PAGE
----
Roy Wood Sellars was born in Seaforth, Ontario, in 1880.
He is the second son of Ford Wylis and Mary Stalker Sellars, he had a notable, predominantly Scottish ancestry. The Sellars came originally from the Glasgow region of Scotland, migrating first to Nova Scotia and then to Upper Canada (Ontario). They married into the distinguished Wood family.
Roy entered the University of Michigan in 1899. He washed dishes for his board during his first year, and then, with his brother, cooked his own meals. He states that he was not well prepared for the university, yet his selection of courses threw him in with the class ahead of him. Still, he says, he “made a go of it,” so much so indeed that on graduation his class voted him one of the two most scholarly of its members. This opinion was evidently shared by Professor Wenley of the philosophy department, who recommended him for a fellowship at the University of Wisconsin, and then invited him back to teach at Michigan while he himself was on sabbatical leave.
In 1904 he was offered a teaching fellowship in philosophy at the University of Wisconsin.
The academic year of 1909-1910 Sellars spent in Europe.
Sellars discussed with Henri Bergson the possibility of a naturalistic emergent type of evolution. But Bergson referred him to the scientifically trained vitalist, Hans Driesch, with whom he then studied in Heidelberg. Sellars’ recollections of Driesch are not indicated in his records; but he did have personal discussions with him and there seems little doubt that Driesch pointed him to relevant specifics in physiology.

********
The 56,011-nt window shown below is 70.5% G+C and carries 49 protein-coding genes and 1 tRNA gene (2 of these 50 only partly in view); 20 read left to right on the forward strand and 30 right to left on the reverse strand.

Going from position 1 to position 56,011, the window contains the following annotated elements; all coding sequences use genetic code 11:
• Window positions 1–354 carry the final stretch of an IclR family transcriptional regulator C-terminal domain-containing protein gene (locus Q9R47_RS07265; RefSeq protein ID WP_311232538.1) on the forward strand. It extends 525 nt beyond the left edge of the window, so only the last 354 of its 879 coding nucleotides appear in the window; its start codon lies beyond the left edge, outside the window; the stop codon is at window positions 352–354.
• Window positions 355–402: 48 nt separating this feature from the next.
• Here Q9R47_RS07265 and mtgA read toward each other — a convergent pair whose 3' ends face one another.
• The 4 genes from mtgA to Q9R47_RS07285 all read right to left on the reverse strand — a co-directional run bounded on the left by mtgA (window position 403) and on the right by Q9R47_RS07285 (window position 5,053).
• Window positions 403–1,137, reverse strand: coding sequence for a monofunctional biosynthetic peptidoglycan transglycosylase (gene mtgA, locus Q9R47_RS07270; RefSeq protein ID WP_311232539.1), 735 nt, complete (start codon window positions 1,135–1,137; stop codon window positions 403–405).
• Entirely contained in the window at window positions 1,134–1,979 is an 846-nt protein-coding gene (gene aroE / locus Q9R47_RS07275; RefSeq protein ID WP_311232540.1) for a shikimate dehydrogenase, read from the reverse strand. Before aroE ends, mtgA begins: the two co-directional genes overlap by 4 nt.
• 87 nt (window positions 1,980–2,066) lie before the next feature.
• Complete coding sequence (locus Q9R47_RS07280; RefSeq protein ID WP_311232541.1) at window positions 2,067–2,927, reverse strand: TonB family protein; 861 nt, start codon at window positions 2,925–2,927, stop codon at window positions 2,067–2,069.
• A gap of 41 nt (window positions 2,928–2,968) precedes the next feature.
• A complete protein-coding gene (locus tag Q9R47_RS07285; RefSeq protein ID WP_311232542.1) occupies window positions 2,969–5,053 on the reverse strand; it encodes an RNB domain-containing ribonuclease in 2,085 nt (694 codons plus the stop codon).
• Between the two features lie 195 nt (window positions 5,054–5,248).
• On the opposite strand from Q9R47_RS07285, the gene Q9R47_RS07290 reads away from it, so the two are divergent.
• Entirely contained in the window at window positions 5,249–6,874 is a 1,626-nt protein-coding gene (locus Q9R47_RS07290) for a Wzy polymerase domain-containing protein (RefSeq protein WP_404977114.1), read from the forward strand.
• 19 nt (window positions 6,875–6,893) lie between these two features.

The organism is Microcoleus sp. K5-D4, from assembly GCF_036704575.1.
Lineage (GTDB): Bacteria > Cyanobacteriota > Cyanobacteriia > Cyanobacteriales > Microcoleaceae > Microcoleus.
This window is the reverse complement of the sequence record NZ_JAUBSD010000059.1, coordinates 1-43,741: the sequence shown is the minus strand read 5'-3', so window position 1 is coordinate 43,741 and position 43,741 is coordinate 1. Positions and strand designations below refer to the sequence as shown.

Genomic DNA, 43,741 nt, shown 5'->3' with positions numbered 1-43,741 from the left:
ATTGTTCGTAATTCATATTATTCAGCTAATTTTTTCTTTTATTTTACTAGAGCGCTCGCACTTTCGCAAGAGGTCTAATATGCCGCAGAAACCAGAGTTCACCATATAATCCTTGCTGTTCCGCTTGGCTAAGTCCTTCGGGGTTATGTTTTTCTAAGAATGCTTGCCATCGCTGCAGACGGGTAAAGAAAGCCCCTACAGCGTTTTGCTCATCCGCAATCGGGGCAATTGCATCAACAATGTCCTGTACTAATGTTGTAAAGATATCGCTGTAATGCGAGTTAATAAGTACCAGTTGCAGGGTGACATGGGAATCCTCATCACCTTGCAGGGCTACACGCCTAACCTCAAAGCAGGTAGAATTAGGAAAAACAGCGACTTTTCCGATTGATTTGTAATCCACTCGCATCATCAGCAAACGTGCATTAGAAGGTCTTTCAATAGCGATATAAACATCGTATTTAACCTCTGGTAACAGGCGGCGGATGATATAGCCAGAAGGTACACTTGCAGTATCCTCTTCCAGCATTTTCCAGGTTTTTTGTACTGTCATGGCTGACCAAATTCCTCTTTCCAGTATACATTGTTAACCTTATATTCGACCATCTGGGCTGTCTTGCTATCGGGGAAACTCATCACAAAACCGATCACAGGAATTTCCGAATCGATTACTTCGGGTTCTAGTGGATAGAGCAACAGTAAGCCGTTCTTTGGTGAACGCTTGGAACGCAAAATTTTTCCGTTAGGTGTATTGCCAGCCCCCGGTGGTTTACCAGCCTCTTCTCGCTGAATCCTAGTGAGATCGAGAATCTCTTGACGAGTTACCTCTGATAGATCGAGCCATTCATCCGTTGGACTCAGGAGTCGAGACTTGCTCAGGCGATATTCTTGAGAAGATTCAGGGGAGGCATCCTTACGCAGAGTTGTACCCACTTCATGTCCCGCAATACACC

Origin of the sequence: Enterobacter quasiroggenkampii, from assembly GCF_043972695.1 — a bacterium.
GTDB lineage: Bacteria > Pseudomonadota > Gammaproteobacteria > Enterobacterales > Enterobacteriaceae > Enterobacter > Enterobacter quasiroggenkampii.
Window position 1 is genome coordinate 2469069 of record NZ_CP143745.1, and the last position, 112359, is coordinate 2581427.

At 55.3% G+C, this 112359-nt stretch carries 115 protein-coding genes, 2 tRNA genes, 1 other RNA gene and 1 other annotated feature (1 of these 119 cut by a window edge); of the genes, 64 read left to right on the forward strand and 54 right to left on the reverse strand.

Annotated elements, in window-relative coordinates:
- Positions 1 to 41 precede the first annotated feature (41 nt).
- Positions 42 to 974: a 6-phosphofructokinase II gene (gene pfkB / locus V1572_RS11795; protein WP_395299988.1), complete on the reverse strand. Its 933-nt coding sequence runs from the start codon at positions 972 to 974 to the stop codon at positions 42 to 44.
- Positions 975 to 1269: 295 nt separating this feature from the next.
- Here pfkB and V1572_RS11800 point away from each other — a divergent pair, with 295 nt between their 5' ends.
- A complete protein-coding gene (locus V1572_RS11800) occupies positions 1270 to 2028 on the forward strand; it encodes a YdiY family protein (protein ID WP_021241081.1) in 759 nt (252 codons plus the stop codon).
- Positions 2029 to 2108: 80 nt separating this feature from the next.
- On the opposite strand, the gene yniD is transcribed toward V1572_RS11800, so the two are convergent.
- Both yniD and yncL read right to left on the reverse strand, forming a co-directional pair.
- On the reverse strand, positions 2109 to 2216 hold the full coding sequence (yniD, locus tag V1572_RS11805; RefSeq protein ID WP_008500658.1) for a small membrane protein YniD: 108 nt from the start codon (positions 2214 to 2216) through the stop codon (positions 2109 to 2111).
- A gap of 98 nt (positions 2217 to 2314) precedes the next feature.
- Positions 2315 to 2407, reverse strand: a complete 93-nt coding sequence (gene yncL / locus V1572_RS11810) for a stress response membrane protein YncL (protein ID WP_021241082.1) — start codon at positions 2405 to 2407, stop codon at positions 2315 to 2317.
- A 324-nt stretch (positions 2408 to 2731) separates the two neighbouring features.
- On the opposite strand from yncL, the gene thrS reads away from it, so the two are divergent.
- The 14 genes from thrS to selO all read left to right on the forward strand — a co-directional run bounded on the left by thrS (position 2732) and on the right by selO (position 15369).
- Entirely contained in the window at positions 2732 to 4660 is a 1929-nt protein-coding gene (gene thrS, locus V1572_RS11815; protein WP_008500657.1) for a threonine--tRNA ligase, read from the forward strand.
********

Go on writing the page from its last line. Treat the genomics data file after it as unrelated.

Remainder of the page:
Sellars returned to teaching with a notable course in the philosophy of science.” We sometimes used Ward’s Naturalism and Agnosticism but also used Thomas Henry Huxley, Erich Mach, Jules Henry Poincare, and Pearson,” Sellars recalled. Many of his students were graduate students in physics, chemistry, and biology.
Three important developments had meanwhile occurred.
In 1911 he married his cousin, Helen Maud Stalker, an intelligent and beautiful woman who was a great helpmate until her death in 1962. In the early years of their marriage, Helen translated Bougle’s Evolution of Values for which Roy wrote a preface. In 1912 and I913 their two children were born: Wilfrid, who was to become a most eminent philosopher, and Cecily who became a minister’s wife and a psychologist.
His social concern gained force from the progressivism of LaFollette during Roy’s year in Wisconsin, and social philosophy became indeed the crowning or completion of his thinking.
In 1918 Sellars published The Next Step in Religion. The next step in religion was an outright humanism. According to Sellars, religious thought historically has been prescientic and hence mythopoetic. The time had arrived for a religion which comes to terms with the world disclosed through science. The universe of science shows no evidence of being deiform, but it does hold human values which should be cherished by both the individual and society; and it does present the option of living from the viewpoint of the whole and the long run, and this is what constitutes religion. Let men therefore live as citizens of a world to be made the most of.